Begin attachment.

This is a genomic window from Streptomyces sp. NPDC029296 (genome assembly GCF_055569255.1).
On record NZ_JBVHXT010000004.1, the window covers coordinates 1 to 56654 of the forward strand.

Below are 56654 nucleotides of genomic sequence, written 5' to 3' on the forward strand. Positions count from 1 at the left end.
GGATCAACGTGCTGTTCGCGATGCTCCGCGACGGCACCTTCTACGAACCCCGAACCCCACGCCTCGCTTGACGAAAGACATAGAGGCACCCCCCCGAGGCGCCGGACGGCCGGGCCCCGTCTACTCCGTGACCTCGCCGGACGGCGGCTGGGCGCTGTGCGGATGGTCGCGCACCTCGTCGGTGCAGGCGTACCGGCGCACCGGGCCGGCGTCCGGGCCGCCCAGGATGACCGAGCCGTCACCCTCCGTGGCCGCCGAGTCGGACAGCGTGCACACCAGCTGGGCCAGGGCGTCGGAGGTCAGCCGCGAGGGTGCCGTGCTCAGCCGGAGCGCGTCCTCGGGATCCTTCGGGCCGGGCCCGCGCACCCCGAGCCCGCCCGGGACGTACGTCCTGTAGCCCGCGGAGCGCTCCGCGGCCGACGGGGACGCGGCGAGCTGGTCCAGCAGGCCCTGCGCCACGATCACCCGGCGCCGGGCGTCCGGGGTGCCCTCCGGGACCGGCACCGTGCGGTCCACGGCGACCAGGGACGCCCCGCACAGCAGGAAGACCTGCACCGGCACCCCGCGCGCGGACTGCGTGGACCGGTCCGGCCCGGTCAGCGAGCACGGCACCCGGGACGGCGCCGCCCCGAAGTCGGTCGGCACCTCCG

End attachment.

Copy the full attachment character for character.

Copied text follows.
This is a genomic window from Streptomyces sp. NPDC029296 (genome assembly GCF_055569255.1).
On record NZ_JBVHXT010000004.1, the window covers coordinates 1 to 56654 of the forward strand.

Below are 56654 nucleotides of genomic sequence, written 5' to 3' on the forward strand. Positions count from 1 at the left end.
GGATCAACGTGCTGTTCGCGATGCTCCGCGACGGCACCTTCTACGAACCCCGAACCCCACGCCTCGCTTGACGAAAGACATAGAGGCACCCCCCCGAGGCGCCGGACGGCCGGGCCCCGTCTACTCCGTGACCTCGCCGGACGGCGGCTGGGCGCTGTGCGGATGGTCGCGCACCTCGTCGGTGCAGGCGTACCGGCGCACCGGGCCGGCGTCCGGGCCGCCCAGGATGACCGAGCCGTCACCCTCCGTGGCCGCCGAGTCGGACAGCGTGCACACCAGCTGGGCCAGGGCGTCGGAGGTCAGCCGCGAGGGTGCCGTGCTCAGCCGGAGCGCGTCCTCGGGATCCTTCGGGCCGGGCCCGCGCACCCCGAGCCCGCCCGGGACGTACGTCCTGTAGCCCGCGGAGCGCTCCGCGGCCGACGGGGACGCGGCGAGCTGGTCCAGCAGGCCCTGCGCCACGATCACCCGGCGCCGGGCGTCCGGGGTGCCCTCCGGGACCGGCACCGTGCGGTCCACGGCGACCAGGGACGCCCCGCACAGCAGGAAGACCTGCACCGGCACCCCGCGCGCGGACTGCGTGGACCGGTCCGGCCCGGTCAGCGAGCACGGCACCCGGGACGGCGCCGCCCCGAAGTCGGTCGGCACCTCCG